Attali: “Noise: The Political Economy of Music” (1977)

Attali’s wide-ranging exploration of music’s role in society and history has many applications to the study (& performance!) of 19th century music:

1977-Attali-NOISE-CoverNoise: The Political Economy of Music
by Jacques Attali (1977)

QUOTES:

Our sicence has always desired to monitor, measure, abstract, and castrate meaning, forgetting that life is full of noise and that death alone is silent: work noise, noise of man, and noise of beast.  Noise bought, sold, or prohibited.  Nothing essential happens in the absence of noise.

Today, our sight has dimmed; it no longer sees our future, having constructed a present made of abstraction, nonsense, and silence.  Now we must learn to judge a society more by its sounds, by its art, and by its festivals, than by its statistics.  [p.3]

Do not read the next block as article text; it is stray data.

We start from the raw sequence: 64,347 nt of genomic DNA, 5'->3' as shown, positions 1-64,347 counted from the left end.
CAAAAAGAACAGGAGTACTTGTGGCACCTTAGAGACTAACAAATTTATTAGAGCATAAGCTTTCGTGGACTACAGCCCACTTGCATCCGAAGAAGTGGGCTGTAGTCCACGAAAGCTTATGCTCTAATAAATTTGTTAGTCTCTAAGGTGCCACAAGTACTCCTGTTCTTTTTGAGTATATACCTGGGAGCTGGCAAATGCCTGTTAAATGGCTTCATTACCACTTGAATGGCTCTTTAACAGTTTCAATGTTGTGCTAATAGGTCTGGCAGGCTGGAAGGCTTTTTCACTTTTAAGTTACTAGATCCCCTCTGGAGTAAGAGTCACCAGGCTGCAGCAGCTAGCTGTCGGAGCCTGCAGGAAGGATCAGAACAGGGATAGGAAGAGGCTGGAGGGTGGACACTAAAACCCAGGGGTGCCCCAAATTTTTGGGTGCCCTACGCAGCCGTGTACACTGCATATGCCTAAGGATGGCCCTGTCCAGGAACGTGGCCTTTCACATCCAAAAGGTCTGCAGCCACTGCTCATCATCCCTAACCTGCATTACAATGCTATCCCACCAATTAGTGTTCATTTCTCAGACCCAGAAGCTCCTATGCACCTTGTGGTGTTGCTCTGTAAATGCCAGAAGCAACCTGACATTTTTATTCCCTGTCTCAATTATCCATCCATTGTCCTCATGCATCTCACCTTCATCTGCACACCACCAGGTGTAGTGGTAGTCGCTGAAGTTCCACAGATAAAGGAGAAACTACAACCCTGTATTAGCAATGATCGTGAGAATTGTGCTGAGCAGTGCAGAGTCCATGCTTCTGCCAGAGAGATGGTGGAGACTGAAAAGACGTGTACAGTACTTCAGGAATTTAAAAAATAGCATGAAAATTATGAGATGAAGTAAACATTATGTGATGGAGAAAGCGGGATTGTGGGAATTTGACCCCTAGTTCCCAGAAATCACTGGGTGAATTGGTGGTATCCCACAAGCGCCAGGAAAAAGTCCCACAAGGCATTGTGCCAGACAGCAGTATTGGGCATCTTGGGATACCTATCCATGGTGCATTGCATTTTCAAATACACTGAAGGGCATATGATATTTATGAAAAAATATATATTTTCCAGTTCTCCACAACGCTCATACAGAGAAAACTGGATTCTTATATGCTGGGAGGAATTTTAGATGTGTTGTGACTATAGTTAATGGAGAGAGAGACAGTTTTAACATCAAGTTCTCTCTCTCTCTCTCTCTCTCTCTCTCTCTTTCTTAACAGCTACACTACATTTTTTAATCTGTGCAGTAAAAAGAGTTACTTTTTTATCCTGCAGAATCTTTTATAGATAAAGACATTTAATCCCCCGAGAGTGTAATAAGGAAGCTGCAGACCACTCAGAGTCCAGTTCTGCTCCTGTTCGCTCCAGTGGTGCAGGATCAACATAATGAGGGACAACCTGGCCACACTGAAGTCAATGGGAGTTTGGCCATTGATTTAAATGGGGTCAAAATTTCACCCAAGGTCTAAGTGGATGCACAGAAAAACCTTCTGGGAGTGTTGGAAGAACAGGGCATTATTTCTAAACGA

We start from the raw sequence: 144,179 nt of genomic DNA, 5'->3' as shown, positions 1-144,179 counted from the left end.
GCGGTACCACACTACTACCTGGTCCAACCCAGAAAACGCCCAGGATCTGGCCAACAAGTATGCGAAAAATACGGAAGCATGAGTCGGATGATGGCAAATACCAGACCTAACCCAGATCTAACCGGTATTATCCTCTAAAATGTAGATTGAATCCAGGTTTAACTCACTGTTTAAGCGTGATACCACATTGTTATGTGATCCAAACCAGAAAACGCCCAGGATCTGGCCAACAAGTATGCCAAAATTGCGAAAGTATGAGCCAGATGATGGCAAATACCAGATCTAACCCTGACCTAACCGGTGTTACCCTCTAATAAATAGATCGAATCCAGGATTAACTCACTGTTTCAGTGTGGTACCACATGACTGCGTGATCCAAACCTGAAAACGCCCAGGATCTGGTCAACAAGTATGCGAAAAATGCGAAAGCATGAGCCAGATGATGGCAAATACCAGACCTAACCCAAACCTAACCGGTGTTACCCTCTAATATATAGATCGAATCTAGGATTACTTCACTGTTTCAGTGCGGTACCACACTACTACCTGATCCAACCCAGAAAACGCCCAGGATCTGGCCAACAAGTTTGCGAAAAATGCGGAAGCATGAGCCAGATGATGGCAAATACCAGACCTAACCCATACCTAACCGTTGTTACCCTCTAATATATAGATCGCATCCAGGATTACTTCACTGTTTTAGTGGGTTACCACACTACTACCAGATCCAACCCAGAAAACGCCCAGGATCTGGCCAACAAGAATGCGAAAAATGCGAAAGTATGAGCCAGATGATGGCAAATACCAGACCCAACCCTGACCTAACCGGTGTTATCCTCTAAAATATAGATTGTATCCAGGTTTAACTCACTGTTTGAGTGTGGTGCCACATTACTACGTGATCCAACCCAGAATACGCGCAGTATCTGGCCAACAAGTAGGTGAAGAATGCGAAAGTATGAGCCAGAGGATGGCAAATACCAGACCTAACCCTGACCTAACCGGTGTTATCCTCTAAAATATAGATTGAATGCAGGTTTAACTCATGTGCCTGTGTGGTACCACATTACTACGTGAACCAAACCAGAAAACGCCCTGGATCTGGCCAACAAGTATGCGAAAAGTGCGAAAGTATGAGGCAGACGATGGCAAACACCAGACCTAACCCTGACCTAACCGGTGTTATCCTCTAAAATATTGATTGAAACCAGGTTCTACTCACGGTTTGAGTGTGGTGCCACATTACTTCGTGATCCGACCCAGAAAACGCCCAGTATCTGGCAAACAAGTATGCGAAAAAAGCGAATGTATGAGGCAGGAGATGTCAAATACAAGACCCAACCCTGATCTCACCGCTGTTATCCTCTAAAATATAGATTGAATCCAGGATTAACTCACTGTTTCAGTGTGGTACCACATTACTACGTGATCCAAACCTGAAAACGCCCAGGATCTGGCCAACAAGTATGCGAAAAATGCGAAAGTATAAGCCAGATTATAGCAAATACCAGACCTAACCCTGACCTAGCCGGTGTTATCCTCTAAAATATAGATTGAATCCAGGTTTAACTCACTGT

~

Music is prophecy.  Its styles and economic organization are ahead of the rest of society because it explores, much faster than material reality can, the entire range of possibilities in a given code.  It makes audible the new world that will gradually become visible, that will impose itself and regulate the order of things; it is not only the image of things, but the transcending of the everyday, the herald of the future.  For this reason musicians, even when officially recognized, are dangerous, disturbing, and subversive; for this reason it is impossible to separate their history from that of repression and surveillance. [p.11]

~

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